Many Kikuyu people became sharecroppers or laborers on white farms, often on the same soil that had been stolen from their families. Others were forced off the land altogether.

The population of the capital city, Nairobi, doubled between 1938 and 1948.

As early as 1930 police shot down strikers at the Uplands Bacon factory and jailed their leaders. A Kenyan working class was being formed. By 1948 there were 385,000 African wage workers; their average annual income was $73.

British imperialism press-ganged 75,000 Kenyans to fight in World War II. Among them was Waruhiu Itote, who was to become known as the Mau Mau's "General China."

Like Vietnam veteran Geronimo ji Jaga, who defended the Los Angeles Black Panther Party office against police attack, or American Indian Movement leaders who liberated Wounded Knee, these Kenyan vets put their military skills to good use.

While stationed in India, Itote learned from an African American GI about how Haitians had risen in a slave insurrection and defeated Napoleon's armies. He could see for himself that Britain was forced to depart India and Pakistan in 1947. After the war, the future "General China" worked as a locomotive fireman in Nairobi's railroad yards.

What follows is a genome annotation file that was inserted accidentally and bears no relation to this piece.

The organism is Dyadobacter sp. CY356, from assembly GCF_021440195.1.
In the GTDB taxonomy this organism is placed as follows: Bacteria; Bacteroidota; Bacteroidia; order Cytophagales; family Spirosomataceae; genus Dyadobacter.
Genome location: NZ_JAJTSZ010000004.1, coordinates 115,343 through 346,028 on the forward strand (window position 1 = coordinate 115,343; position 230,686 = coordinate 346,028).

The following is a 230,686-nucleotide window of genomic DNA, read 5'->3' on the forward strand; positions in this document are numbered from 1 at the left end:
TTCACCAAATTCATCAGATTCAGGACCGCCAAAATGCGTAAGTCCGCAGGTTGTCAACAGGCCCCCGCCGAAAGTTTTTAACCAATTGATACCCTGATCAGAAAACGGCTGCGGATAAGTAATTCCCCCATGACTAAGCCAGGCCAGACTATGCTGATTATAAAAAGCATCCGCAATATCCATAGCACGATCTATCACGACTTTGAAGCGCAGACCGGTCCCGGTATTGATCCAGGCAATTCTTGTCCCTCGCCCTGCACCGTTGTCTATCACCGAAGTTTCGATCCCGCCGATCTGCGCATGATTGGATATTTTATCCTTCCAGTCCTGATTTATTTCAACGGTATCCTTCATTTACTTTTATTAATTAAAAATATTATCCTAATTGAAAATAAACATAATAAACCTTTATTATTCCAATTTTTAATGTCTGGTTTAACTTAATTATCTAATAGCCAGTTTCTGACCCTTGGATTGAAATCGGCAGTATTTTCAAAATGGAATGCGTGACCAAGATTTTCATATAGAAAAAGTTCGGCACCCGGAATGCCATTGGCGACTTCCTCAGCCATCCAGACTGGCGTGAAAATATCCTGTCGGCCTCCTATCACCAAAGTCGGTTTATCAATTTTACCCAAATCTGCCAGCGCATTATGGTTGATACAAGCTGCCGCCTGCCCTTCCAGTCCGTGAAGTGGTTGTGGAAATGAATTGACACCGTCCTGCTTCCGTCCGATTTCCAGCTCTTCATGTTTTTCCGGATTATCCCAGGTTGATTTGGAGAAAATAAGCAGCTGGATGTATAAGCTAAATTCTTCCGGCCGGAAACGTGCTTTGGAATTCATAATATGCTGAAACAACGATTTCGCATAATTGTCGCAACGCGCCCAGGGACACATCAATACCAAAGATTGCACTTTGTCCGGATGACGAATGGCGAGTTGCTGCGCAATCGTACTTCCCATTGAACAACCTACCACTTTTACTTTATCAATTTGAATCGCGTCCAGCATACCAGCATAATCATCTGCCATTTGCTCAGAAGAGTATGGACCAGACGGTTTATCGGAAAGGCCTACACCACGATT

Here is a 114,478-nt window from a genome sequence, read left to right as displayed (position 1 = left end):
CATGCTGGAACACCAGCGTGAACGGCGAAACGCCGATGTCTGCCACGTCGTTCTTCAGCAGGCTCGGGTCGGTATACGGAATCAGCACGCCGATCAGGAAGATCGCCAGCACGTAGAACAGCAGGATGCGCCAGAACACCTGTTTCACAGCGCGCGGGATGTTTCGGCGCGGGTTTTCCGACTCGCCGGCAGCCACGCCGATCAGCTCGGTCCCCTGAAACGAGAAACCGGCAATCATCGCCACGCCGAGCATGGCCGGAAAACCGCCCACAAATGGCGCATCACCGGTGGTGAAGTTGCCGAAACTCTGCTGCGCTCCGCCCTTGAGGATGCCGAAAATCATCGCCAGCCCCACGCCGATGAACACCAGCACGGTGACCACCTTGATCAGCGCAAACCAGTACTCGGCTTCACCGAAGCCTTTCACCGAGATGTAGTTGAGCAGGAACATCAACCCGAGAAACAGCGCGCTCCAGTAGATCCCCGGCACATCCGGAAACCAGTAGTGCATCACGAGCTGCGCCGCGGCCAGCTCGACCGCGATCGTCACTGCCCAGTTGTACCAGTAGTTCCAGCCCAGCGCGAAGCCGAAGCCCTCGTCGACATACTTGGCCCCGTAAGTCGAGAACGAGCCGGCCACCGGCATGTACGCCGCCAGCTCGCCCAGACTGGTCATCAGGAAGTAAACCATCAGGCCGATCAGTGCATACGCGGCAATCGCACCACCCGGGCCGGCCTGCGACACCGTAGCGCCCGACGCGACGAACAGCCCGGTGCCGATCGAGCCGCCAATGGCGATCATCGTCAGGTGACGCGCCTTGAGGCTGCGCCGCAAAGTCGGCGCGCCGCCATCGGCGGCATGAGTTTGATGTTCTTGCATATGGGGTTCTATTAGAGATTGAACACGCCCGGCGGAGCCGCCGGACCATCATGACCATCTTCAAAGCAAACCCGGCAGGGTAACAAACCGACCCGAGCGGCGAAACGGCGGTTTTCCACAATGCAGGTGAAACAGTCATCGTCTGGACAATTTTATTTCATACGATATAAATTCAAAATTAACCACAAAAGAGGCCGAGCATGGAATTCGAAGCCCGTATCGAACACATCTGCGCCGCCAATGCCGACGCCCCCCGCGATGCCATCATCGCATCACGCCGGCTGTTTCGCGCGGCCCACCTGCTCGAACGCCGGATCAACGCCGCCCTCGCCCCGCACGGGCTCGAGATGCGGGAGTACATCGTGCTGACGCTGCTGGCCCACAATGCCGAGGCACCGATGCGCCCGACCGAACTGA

Kenyatta became president of the Kenyan African Union on June 1, 1947. Trade unionists were some of the KAU's most militant leaders.

Fred Kubai organized Nairobi's taxi drivers and became secretary of the Transport and Allied Workers' Union. Bildad Kaggia was a leader of the Clerks and Commercial Workers Union. The British would jail both Kubai and Kaggia together with Kenyatta.

Along with Makhan Singh, Kubai and Kaggia founded the East African Trade Union Congress on May Day, 1949. The next May Day the EATUC issued a call for independence and majority rule.

The British imperialist government, administered by the social-democratic Labor Party, immediately arrested these union leaders. In response 100,000 Kenyan workers joined a general strike.

Nairobi was paralyzed for nine days. Only a mobilization of the army and police broke this strike.

EATUC president Fred Kubai was jailed for eight months. General Secretary Makhan Singh was detained without trial for 11 years.

Their jailing symbolized the unity of Kenyan workers of Asian and African origin against colonialism.

Next: Freedom by any means necessary.